ASX investors were buying Tesla and Apple shares last week

Which US shares were ASX investors buying last week?
The post ASX investors were buying Tesla and Apple shares last week appeared first on The Motley Fool Australia. –

Most weeks, Commonwealth Bank of Australia (ASX: CBA)’s share trading service CommSec tells us the most popular US shares that its ASX investors have been trading the previous week.

Since CommSec is one of the most widely used brokers in Australia, this information can give us an interesting window into what ASX investors are finding exciting over in the USA right now. My Fool colleague James has already taken a look at CommSec’s most popular ASX shares today. But here are the top 10 US shares that CommSec users were trading last week. This week’s data covers 5-9 July.

Tesla in the driving seat, but Apple looking sweet

Tesla Inc (NASDAQ: TSLA) – representing 3.5% of total trades with a 67%/33% buy-to-sell ratio.

Apple Inc (NASDAQ: AAPL) – representing 2.8% of total trades with a 55%/45% buy-to-sell ratio.

GameStop Corp. (NYSE: GME) – representing 2.6% of total trades with a 93%/7% buy-to-sell ratio.

Alibaba Group Holding Ltd (NYSE: BABA) – representing 2% of total trades with a 79%/21% buy-to-sell ratio.

AMC Entertainment Holdings Inc (NYSE: AMC) – representing 2% of total trades with a 66%/44% buy-to-sell ratio.

Microsoft Corporation (NASDAQ: MSFT), Inc. (NASDAQ: AMZN)

Nio Inc. (NYSE: NIO)

Virgin Galactic Holdings Inc (NYSE: SPCE)

Alphabet Inc Class C (NASDAQ: GOOG)

What can we learn from these trades?

That old habits die hard. Last week, we saw Nasdaq newcomer DiDi Global Inc (NYSE: DIDI) make an appearance here after its recent IPO.

Well, this week, we saw the old favourites of ASX investors reclaim their dominance. Electric vehicle and battery manufacturer Tesla is back on top, with investors going from a pretty even buy/sell split last week to decidedly biased towards the buy side this week. That coincides neatly with an 11% increase in the Tesla share price over the past month.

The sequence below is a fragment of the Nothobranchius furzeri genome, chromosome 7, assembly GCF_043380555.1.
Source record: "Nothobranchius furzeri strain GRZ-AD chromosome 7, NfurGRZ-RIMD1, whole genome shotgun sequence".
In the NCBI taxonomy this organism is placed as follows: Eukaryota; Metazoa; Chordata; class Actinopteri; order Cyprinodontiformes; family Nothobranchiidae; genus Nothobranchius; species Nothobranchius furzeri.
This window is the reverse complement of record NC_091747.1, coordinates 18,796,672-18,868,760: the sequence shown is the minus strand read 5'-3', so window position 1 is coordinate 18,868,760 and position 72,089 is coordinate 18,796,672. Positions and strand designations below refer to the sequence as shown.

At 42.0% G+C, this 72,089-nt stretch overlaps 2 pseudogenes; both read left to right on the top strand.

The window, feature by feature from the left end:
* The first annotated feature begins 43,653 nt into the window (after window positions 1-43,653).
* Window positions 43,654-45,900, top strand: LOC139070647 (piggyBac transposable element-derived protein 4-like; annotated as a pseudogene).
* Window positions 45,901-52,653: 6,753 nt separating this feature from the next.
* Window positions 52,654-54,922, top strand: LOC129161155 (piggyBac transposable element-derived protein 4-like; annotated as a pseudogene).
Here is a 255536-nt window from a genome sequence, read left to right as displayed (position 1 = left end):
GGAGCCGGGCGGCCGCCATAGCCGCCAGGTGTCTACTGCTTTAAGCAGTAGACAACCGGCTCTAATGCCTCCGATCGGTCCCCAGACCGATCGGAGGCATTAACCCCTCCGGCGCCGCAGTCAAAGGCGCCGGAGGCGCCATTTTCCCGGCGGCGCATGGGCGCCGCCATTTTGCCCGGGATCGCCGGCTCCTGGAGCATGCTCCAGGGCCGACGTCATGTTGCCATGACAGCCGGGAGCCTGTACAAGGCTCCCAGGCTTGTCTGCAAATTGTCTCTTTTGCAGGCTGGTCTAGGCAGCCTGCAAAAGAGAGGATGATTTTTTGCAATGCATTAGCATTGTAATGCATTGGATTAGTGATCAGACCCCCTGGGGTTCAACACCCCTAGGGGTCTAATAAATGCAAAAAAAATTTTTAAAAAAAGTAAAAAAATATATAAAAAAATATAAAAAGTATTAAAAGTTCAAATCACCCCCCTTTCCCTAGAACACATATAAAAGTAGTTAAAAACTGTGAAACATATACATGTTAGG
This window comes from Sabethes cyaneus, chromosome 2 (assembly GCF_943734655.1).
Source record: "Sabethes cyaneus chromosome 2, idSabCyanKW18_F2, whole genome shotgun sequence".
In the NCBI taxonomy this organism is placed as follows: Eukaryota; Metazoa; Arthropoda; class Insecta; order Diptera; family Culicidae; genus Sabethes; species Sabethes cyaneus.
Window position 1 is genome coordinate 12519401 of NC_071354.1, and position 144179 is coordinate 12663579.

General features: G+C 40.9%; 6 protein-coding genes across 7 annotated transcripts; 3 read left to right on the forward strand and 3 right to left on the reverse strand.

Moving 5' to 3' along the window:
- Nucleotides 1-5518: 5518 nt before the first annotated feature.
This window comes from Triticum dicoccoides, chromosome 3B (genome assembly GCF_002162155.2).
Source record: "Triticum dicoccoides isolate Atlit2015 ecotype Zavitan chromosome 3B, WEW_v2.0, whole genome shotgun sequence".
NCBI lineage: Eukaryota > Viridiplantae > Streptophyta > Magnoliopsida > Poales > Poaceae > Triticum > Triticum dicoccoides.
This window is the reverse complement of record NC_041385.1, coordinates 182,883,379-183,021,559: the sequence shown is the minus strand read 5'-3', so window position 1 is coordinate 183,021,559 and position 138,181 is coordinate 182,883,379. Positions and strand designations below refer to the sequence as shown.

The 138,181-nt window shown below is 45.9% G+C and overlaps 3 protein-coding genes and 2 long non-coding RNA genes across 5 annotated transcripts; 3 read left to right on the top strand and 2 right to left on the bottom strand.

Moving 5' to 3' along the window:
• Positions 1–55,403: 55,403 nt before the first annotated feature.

Apple also climbs from 5th spot last week to number 2 this week. Unlike Tesla though, investors are still pretty split down the middle when it comes to buying and selling.

In other news, we see many of the same faces returning. ‘Meme stocks’ like Nio, AMC and GameStop remain popular, as do the US tech blue chips like Apple, Microsoft and Alibaba (which is actually a Chinese company, but US listed). In that vein, we also see the return of Amazon and Google-parent Alphabet after a few weeks’ absence.

It’s interesting to note that Virgin Galactic retains its presence after several weeks of obscurity prior to last week. Perhaps Sir Richard Branson’s well-publicised space flight the other day has inspired some investors.

The post ASX investors were buying Tesla and Apple shares last week appeared first on The Motley Fool Australia.

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More reading

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Why Tesla stock took off on Monday

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John Mackey, CEO of Whole Foods Market, an Amazon subsidiary, is a member of The Motley Fool’s board of directors. Suzanne Frey, an executive at Alphabet, is a member of The Motley Fool’s board of directors. Teresa Kersten, an employee of LinkedIn, a Microsoft subsidiary, is a member of The Motley Fool’s board of directors. Motley Fool contributor Sebastian Bowen owns shares of Alphabet (A shares) and Tesla. The Motley Fool Australia’s parent company Motley Fool Holdings Inc. owns shares of and has recommended Alibaba Group Holding Ltd., Alphabet (A shares), Alphabet (C shares), Amazon, Apple, Microsoft, NIO Inc., Tesla, and Virgin Galactic Holdings Inc. The Motley Fool Australia’s parent company Motley Fool Holdings Inc. has recommended the following options: long January 2022 $1,920 calls on Amazon, long March 2023 $120 calls on Apple, short January 2022 $1,940 calls on Amazon, and short March 2023 $130 calls on Apple. The Motley Fool Australia has recommended Alphabet (A shares), Alphabet (C shares), Amazon, and Apple. The Motley Fool has a disclosure policy. This article contains general investment advice only (under AFSL 400691). Authorised by Bruce Jackson.

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